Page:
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## Weak convergence of filtrations and of -fields

Hoover [68], following remarks by M. Barlow and S. Jacka, introduced the weak convergence of -fields and of filtrations in 1991. The next big step was in 2000 with the seminal paper of Antonelli and Kohatsu-Higa [7]. This was quickly followed by the work of Coquet, Mémin and Mackevicius [29] and by Coquet, Mémin and Slominsky [28]. We will recall fundamental results on the topic but we refer the interested reader to [28] and [29] for details. In these papers, all filtrations are indexed by a compact time interval [0; T] and we work also within a finite time horizon framework and assume that a probability space ( ;H; P) and a positive integer T are given. All filtrations considered are assumed to be completed by the P-null sets of H. By the natural filtration of a process X, we mean the right-continuous filtration associated with the natural filtration of X. The concepts of weak convergence of -fields and of filtrations rely on the topology imposed on the space of càdlàg processes and we use the Skorohod J1 topology as it is done in [28]. An outline of this section is the following. In subsection 1.2.4.1, we recall basic facts on the weak convergence of -fields and establish fundamental lemmas for subsequent use. A crucial lemma is given in subsection 1.2.4.2, and allows to approximate a given G stopping time with a sequence of Gn stopping times n given that the -fields Gn t converge weakly to Gt for each t. The last subsection provides a sufficient condition for the semimartingale property to hold for a given càdlàg adapted process based on the weak convergence of -fields. The sufficient condition we provide at this point is unlikely to hold in a filtration expansion context, however the proof of this result underlines what can go wrong under the more natural assumptions considered in the sections 1.4 and 1.5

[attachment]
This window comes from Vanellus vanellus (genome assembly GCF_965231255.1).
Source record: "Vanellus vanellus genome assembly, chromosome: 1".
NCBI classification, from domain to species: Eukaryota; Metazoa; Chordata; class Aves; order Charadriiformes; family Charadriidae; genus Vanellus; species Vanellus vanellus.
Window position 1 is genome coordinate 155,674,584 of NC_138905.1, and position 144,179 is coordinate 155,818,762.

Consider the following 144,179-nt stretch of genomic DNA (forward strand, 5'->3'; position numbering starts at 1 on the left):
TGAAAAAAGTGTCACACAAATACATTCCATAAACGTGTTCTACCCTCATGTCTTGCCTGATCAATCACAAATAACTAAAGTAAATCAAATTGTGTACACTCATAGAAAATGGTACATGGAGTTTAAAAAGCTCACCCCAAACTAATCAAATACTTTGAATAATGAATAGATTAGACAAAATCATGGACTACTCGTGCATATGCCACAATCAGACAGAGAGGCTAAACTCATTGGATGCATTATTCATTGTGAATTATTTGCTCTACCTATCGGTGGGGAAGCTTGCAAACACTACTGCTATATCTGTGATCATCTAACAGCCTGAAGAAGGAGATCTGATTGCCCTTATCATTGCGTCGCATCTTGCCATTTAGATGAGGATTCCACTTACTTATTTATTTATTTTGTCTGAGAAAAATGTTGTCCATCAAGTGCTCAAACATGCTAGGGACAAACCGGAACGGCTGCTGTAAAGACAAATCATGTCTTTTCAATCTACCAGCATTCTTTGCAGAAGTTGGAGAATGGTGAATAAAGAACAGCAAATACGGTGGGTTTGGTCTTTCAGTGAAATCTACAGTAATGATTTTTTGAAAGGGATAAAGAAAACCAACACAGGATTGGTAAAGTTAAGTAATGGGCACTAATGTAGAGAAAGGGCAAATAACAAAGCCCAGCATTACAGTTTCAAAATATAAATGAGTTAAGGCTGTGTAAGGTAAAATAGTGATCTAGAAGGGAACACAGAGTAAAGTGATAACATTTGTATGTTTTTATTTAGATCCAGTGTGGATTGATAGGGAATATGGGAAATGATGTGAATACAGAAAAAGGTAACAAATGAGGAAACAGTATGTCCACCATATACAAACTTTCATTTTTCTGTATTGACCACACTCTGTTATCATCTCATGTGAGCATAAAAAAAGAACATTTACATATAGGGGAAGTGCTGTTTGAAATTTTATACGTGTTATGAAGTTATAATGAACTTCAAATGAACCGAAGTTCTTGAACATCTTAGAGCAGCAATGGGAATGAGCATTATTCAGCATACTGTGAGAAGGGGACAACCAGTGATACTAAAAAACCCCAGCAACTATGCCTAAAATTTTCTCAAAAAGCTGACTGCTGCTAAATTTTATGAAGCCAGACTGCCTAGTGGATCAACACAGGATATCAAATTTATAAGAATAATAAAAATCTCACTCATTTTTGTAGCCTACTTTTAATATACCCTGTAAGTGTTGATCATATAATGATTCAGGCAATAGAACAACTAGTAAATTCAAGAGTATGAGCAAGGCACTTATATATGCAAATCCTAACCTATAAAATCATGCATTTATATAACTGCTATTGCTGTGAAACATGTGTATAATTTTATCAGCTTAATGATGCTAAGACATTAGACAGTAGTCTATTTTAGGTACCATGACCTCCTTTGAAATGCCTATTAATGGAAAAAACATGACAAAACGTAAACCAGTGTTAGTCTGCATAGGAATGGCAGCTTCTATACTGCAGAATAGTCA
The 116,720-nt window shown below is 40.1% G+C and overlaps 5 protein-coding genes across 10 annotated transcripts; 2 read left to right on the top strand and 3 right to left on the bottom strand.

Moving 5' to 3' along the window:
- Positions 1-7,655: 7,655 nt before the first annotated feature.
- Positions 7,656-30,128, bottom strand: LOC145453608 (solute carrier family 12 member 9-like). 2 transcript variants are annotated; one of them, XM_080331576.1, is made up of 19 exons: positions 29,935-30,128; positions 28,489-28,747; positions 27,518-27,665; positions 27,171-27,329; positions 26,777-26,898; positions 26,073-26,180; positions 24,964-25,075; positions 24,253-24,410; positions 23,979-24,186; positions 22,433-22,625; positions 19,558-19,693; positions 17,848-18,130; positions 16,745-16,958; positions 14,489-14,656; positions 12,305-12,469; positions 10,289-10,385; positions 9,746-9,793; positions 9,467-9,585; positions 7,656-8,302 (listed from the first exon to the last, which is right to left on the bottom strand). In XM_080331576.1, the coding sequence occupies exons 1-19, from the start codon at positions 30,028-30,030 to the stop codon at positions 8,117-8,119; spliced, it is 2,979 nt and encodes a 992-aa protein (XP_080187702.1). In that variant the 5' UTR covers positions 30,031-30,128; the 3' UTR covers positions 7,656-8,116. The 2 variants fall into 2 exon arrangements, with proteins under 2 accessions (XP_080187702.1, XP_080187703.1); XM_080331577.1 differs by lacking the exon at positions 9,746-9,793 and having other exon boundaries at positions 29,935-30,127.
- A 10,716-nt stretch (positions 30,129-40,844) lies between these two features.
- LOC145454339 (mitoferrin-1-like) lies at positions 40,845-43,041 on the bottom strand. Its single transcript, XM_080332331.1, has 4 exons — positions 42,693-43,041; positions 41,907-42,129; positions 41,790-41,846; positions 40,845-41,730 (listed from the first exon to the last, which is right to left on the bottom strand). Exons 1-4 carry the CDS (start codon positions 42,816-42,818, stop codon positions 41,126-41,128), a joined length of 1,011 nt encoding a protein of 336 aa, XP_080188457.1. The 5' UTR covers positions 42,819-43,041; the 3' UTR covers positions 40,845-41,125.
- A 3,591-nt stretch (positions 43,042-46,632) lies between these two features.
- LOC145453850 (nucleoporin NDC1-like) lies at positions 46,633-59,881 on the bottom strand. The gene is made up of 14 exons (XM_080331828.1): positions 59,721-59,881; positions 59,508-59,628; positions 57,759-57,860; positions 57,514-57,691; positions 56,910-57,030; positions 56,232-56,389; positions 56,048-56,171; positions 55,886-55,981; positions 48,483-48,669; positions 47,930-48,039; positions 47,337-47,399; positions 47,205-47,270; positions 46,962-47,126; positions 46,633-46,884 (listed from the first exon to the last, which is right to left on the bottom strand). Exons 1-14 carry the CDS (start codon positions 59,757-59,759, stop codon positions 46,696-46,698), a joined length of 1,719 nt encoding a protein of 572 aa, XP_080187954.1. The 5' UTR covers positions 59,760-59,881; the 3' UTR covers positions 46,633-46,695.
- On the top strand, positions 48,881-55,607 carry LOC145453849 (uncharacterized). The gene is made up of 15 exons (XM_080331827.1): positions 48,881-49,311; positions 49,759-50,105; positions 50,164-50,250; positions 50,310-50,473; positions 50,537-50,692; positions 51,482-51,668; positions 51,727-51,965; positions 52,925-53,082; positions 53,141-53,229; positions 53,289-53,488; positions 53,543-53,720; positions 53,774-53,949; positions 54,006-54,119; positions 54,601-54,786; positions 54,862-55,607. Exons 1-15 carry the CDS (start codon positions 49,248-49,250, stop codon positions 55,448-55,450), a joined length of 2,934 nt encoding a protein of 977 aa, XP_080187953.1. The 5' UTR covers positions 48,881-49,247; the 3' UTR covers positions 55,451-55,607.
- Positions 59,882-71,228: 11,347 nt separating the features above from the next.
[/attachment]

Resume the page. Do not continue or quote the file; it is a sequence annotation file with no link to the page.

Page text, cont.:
### Progressive filtration expansion under initial-type assumptions